Following injection of CO into saline formations, buoyant (supercritical) CO rises upward until it is confined by impermeable caprocks above the saline layer (Bachu and Adams, 2003)—known as structural trapping mechanism (Figures 1a and 1b). As CO spreads laterally beneath the caprock, buoyancy poses the risk of releasing injected CO back to the atmosphere through highpermeability pathways (e.g., faults and fractures). However, freephase CO gradually dissolves in the aqueous phase through diffusion, which is referred to as dissolution trapping (Figures 1c and 1d). Over time, this mechanism can increase the storage capacity and permanence because CO will remain in solution (even in case of caprock failure), and may eventually bind chemically to solid phases (Matter and Kelemen, 2009; Islam et al., 2016; Dai et al., 2018).
Dissolution of CO into the aqueous phase creates a diffusive boundary layer that contains a fluid mixture of a higher density than the underlying fresh water. Such a density profile is gravitationally unstable, and may lead to the formation of fingerlike structures (or plumes) that drive convective mixing of CO throughout the aquifer. Fingering is associated with the fast transport of the dissolved CO away from the COwater interface towards greater depths. Therefore, convection involves both diffusion of CO from the source into the aqueous phase and the advective flow of the gravitydriven currents that carry the COladen water downwards. These currents simultaneously drive an upwelling flow of fresh water, thus maintaining contact between fresh water and source. Together, gravitational instability enhances mixing as compared to pure diffusion (Riaz and Cinar, 2014) and reduces the timescale required for effective dissolution trapping (Sathaye et al., 2014).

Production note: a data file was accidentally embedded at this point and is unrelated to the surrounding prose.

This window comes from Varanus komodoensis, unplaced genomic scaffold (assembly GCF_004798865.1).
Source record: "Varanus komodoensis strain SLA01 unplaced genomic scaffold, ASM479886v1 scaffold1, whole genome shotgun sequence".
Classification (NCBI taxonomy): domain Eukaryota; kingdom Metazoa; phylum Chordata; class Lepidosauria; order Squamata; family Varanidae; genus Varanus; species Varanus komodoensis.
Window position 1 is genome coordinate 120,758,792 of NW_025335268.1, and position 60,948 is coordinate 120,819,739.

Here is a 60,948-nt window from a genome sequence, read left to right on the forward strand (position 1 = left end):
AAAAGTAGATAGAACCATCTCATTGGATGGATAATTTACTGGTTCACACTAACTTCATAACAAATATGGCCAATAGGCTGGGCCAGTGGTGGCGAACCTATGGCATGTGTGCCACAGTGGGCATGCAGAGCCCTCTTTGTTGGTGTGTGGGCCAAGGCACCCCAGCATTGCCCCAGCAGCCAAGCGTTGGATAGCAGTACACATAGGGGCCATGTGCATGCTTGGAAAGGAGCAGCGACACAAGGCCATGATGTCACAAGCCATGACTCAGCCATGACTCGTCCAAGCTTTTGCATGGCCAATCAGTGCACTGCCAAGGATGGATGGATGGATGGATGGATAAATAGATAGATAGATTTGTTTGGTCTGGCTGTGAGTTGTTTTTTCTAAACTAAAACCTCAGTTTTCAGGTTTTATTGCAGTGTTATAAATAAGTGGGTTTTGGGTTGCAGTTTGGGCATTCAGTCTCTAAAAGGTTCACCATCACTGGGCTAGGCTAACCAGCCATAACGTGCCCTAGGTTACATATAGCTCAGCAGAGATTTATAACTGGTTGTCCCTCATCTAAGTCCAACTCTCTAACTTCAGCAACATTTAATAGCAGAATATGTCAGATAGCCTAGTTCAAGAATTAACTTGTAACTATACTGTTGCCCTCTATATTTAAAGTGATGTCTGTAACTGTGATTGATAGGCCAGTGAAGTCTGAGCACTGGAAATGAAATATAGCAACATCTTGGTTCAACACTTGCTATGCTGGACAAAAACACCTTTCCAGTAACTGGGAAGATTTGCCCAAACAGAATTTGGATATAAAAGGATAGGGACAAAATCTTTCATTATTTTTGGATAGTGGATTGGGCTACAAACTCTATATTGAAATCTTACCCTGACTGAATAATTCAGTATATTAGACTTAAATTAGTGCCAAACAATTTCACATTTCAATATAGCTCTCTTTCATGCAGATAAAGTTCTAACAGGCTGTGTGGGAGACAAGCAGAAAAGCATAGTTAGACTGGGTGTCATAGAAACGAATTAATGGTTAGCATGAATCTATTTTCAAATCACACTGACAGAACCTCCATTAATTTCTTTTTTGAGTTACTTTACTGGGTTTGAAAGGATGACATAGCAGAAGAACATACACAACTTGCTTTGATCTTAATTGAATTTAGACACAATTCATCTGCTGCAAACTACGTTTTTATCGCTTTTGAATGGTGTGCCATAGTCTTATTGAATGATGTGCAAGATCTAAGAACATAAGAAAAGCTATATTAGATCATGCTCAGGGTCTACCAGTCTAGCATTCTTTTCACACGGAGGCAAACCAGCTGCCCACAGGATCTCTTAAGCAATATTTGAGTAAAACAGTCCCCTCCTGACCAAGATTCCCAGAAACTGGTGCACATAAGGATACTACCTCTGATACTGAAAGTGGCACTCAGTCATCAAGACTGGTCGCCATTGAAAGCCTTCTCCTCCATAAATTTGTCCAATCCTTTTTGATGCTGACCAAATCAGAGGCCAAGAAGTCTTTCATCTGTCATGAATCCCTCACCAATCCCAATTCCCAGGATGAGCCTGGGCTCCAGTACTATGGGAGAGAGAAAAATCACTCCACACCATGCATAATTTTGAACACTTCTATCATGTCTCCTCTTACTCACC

The convective mixing of CO dissolved in the aqueous phase is challenging to study within the fullscale system that may consist of a twophase (freephase CO and water) capillary transition zone (CTZ) between an overlying gas cap and underlying watersaturated layer (EmamiMeybodi and Hassanzadeh, 2015; Martinez and Hesse, 2016). Instead, the configuration is typically simplified to a onephase system through one of the following assumptions:

Analogue fluid systems: in this setup (often used in HeleShaw experiments), the twophase COwater system is replaced with a twolayer fluid system typically including water and a suitable fluid that is miscible with water. Fingering can be studied, but the real COwater partial miscibility, density and viscosity profiles, and instability strength are only approximated (Backhaus et al., 2011; Hidalgo et al., 2012; Jafari Raad and Hassanzadeh, 2015).